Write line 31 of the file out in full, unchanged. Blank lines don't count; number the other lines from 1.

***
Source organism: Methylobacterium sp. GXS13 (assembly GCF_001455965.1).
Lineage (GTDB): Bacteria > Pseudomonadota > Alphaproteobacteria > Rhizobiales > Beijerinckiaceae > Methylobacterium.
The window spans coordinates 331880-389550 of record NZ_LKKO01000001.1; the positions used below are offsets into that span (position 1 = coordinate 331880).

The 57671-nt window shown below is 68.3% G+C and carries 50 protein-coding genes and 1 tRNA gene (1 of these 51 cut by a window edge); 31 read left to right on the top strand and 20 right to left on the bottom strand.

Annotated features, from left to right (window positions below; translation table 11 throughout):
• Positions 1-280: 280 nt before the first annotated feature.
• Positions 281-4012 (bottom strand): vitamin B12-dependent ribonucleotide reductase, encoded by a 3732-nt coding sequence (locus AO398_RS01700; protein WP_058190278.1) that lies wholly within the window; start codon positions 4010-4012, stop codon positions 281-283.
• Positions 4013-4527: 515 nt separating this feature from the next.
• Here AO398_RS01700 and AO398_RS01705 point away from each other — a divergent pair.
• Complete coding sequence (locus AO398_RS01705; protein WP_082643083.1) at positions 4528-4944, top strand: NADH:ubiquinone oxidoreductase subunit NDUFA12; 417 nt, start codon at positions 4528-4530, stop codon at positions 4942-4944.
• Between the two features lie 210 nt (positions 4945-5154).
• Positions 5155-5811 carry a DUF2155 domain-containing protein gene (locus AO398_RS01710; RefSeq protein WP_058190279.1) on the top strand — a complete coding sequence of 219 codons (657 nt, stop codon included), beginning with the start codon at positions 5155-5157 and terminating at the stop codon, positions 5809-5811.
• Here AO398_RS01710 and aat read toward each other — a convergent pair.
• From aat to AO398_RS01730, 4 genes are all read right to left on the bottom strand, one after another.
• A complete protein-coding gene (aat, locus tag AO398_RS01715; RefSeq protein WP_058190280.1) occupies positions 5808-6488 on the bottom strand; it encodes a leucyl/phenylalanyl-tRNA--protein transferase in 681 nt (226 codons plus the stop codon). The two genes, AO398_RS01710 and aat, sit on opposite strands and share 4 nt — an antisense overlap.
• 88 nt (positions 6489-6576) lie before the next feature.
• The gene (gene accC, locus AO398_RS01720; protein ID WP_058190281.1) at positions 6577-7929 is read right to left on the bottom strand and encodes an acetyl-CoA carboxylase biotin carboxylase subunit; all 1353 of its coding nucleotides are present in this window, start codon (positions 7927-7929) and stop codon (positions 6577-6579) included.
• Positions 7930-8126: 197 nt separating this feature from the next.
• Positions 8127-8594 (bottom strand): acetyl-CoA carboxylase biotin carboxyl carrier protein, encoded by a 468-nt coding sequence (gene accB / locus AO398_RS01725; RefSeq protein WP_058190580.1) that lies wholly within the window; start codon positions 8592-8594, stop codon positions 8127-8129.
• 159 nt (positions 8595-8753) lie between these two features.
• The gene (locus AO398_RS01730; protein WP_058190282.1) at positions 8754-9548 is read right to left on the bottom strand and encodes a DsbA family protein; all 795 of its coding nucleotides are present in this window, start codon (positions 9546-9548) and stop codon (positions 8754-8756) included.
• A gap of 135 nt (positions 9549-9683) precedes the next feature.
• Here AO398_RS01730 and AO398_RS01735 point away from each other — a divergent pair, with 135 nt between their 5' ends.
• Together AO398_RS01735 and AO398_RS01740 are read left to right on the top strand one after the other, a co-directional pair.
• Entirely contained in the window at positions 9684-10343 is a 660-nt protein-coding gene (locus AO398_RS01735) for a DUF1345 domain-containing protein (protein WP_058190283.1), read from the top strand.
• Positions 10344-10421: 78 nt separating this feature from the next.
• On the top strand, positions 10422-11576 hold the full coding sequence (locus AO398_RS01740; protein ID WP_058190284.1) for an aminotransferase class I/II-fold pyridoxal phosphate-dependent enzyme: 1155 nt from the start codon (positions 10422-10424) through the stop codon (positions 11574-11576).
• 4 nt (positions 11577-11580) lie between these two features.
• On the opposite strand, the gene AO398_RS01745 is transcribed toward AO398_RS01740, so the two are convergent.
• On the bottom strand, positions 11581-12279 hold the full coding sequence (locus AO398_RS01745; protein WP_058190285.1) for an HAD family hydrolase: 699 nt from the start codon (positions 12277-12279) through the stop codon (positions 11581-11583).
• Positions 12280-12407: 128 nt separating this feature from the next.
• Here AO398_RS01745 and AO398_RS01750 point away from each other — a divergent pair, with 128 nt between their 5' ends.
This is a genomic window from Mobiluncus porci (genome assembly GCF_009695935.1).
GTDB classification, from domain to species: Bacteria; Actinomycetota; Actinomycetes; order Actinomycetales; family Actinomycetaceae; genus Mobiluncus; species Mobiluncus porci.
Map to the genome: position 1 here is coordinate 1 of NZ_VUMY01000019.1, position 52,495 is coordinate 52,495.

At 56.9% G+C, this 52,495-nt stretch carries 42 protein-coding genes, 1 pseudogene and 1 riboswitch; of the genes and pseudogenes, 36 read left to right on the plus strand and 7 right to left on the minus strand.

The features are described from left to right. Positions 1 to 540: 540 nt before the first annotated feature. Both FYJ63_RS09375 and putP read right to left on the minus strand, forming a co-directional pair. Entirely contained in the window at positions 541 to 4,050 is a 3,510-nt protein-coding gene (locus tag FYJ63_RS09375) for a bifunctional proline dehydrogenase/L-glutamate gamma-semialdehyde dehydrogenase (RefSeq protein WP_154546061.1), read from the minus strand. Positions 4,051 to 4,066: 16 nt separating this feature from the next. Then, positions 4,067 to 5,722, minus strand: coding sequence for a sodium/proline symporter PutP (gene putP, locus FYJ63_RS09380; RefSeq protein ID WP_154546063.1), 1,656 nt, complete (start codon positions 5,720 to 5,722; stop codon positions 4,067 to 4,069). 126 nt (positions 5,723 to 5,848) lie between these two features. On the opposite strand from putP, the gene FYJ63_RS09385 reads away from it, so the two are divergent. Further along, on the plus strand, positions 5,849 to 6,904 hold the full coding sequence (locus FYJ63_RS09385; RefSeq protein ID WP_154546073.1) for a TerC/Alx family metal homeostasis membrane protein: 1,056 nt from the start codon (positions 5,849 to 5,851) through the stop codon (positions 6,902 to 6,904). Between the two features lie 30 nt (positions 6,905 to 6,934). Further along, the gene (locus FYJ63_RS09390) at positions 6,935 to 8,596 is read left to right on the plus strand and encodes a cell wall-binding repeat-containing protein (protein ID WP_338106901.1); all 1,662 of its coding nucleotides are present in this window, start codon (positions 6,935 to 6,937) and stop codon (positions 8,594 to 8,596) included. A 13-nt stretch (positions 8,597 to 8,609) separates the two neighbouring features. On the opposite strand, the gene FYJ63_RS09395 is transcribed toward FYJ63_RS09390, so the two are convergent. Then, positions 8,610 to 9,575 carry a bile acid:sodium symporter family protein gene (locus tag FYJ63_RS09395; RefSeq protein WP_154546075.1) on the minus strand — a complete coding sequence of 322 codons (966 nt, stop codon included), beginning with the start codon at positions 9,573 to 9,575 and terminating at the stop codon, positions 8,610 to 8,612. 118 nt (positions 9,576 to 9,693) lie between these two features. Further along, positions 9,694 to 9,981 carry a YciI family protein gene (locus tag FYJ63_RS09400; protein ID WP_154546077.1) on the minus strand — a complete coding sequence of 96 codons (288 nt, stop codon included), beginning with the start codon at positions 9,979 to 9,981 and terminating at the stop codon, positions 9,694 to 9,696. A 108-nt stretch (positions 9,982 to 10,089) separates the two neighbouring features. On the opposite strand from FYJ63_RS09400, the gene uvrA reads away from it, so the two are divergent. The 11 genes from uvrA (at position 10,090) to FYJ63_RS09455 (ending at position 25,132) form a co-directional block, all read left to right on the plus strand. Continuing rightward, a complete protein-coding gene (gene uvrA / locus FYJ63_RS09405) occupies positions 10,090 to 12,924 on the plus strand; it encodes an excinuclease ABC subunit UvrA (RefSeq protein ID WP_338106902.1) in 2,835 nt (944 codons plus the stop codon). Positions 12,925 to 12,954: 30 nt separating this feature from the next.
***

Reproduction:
• Positions 12280-12407: 128 nt separating this feature from the next.